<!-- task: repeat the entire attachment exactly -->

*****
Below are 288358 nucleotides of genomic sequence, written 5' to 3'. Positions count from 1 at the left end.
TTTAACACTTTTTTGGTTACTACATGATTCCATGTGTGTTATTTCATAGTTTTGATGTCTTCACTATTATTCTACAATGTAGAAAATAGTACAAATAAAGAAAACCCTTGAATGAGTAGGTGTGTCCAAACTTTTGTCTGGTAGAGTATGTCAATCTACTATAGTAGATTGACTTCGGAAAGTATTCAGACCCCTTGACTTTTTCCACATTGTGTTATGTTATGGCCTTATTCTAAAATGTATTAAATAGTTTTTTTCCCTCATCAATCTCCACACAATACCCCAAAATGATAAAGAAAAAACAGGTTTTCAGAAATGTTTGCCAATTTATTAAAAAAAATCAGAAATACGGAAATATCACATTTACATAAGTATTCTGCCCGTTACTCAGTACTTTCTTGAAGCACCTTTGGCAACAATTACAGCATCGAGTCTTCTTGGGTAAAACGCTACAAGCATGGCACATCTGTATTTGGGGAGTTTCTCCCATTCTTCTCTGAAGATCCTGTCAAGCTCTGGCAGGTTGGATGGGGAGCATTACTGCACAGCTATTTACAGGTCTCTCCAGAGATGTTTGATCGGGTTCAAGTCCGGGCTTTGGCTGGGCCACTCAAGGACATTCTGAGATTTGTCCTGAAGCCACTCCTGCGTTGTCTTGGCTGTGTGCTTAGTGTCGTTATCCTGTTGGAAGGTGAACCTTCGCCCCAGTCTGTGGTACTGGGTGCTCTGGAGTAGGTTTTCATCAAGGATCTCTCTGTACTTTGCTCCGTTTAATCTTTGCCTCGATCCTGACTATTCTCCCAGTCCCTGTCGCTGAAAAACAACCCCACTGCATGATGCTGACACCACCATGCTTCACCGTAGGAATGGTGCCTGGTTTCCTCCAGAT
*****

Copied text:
Below are 288358 nucleotides of genomic sequence, written 5' to 3'. Positions count from 1 at the left end.
TTTAACACTTTTTTGGTTACTACATGATTCCATGTGTGTTATTTCATAGTTTTGATGTCTTCACTATTATTCTACAATGTAGAAAATAGTACAAATAAAGAAAACCCTTGAATGAGTAGGTGTGTCCAAACTTTTGTCTGGTAGAGTATGTCAATCTACTATAGTAGATTGACTTCGGAAAGTATTCAGACCCCTTGACTTTTTCCACATTGTGTTATGTTATGGCCTTATTCTAAAATGTATTAAATAGTTTTTTTCCCTCATCAATCTCCACACAATACCCCAAAATGATAAAGAAAAAACAGGTTTTCAGAAATGTTTGCCAATTTATTAAAAAAAATCAGAAATACGGAAATATCACATTTACATAAGTATTCTGCCCGTTACTCAGTACTTTCTTGAAGCACCTTTGGCAACAATTACAGCATCGAGTCTTCTTGGGTAAAACGCTACAAGCATGGCACATCTGTATTTGGGGAGTTTCTCCCATTCTTCTCTGAAGATCCTGTCAAGCTCTGGCAGGTTGGATGGGGAGCATTACTGCACAGCTATTTACAGGTCTCTCCAGAGATGTTTGATCGGGTTCAAGTCCGGGCTTTGGCTGGGCCACTCAAGGACATTCTGAGATTTGTCCTGAAGCCACTCCTGCGTTGTCTTGGCTGTGTGCTTAGTGTCGTTATCCTGTTGGAAGGTGAACCTTCGCCCCAGTCTGTGGTACTGGGTGCTCTGGAGTAGGTTTTCATCAAGGATCTCTCTGTACTTTGCTCCGTTTAATCTTTGCCTCGATCCTGACTATTCTCCCAGTCCCTGTCGCTGAAAAACAACCCCACTGCATGATGCTGACACCACCATGCTTCACCGTAGGAATGGTGCCTGGTTTCCTCCAGAT